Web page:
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expert reaction to press release from Moderna about their omicron-containing bivalent booster candidate, mRNA-1273.214, and its neutralising antibody response against omicron subvariants BA.4 and BA.5 compared to the currently authorised Moderna booster

The pharmaceutical company Moderna have released new clinical data on its bivalent Omicron (BA.1) booster candidate.


Prof Beate Kampmann, Professor of Paediatric Infection & Immunity; and Director of The Vaccine Centre, London School of Hygiene and Tropical Medicine, said:

“With the Omicron variants BA.4 and 5 now causing most Sars-CoV-2 infections in Europe and the USA, the development and approval of variant-adapted COVID-19 vaccines for boosters is well on the way.  It was always a given that the first generation of these vaccines would require modifications, however, unfortunately we are always a step behind the virus evolution.  We ultimately need to get to a space where models might predict what happens next, so we can get ahead of the curve.

“Who needs a booster when is a bit of a moving target too, as we are now facing a mix of community immunity and personal protection induced by vaccines or natural infection and most likely both.  Hence in the absence of a “personalized vaccination approach”, able to use correlates of protection to predict who is protected for how long and against what COVID-disease manifestations, we need to stick with the notion of trying to protect the most vulnerable people with adapted boosters to keep people away from admissions and intensive care units.  Only by accompanying the booster campaigns with nested follow up studies will we get a better picture about the immune components that can protect long term.  These need to include measurements beyond quantitative serum antibody titres, people admitted with different manifestations of Covid-19 and community controls.  For now we are stuck with boosters for the most vulnerables and personal protection methods adapted to sensible risk assessments for all of us.  Plus the flu vaccine in the autumn as our healthcare systems cannot afford a double-hit.”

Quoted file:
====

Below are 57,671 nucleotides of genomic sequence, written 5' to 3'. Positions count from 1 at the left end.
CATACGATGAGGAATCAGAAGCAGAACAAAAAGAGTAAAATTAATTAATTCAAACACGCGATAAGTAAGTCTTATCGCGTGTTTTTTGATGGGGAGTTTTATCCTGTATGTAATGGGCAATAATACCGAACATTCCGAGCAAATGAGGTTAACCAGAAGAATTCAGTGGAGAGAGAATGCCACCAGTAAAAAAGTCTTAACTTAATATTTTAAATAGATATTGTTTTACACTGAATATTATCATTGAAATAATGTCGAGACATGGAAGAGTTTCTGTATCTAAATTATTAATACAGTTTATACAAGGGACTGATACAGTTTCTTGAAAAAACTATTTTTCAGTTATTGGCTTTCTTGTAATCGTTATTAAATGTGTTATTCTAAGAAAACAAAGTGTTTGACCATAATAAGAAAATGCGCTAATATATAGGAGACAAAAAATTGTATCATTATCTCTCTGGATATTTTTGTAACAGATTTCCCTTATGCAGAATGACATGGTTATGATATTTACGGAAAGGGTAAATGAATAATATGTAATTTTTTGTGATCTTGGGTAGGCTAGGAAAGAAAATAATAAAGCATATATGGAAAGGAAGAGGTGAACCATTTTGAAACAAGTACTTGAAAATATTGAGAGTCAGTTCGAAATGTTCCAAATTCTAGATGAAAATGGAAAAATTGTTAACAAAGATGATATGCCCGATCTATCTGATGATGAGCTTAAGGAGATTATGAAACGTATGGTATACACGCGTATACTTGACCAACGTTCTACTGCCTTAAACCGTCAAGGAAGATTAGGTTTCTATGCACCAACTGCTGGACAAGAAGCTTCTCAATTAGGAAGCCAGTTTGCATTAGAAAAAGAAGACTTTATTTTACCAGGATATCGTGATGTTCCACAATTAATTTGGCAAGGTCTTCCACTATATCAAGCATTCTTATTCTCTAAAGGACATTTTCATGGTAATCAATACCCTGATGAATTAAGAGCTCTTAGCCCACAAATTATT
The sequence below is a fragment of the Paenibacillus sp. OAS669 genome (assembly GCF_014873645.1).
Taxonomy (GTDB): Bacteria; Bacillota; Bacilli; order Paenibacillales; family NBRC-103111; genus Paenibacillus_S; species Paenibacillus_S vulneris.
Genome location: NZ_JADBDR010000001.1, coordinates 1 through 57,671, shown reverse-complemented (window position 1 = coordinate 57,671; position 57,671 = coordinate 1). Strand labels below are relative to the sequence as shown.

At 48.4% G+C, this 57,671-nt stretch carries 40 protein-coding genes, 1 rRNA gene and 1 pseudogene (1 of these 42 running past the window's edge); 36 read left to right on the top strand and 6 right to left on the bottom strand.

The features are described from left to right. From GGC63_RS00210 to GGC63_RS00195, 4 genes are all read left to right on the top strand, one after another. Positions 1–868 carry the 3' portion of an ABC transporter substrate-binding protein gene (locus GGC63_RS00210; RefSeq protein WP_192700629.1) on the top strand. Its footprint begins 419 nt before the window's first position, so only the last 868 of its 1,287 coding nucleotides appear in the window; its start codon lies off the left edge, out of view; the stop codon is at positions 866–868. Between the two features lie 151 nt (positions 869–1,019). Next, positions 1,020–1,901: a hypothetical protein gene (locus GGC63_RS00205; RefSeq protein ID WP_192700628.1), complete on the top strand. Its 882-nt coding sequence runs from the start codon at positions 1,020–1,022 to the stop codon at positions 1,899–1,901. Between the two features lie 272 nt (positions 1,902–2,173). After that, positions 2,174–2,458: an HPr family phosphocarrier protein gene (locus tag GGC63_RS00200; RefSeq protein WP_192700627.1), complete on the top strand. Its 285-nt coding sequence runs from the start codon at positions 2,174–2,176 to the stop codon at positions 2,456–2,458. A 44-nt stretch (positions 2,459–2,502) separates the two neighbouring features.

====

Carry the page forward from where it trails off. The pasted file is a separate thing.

All our previous output on this subject can be seen at this weblink:



Declared interests

Prof Beate Kampmann: “no shares in any of the vaccines and not actively involved in any of the trials. On a couple of DSMB’s and actively looking out for the Covid vaccine data in pregnant women as part of COVAX.”

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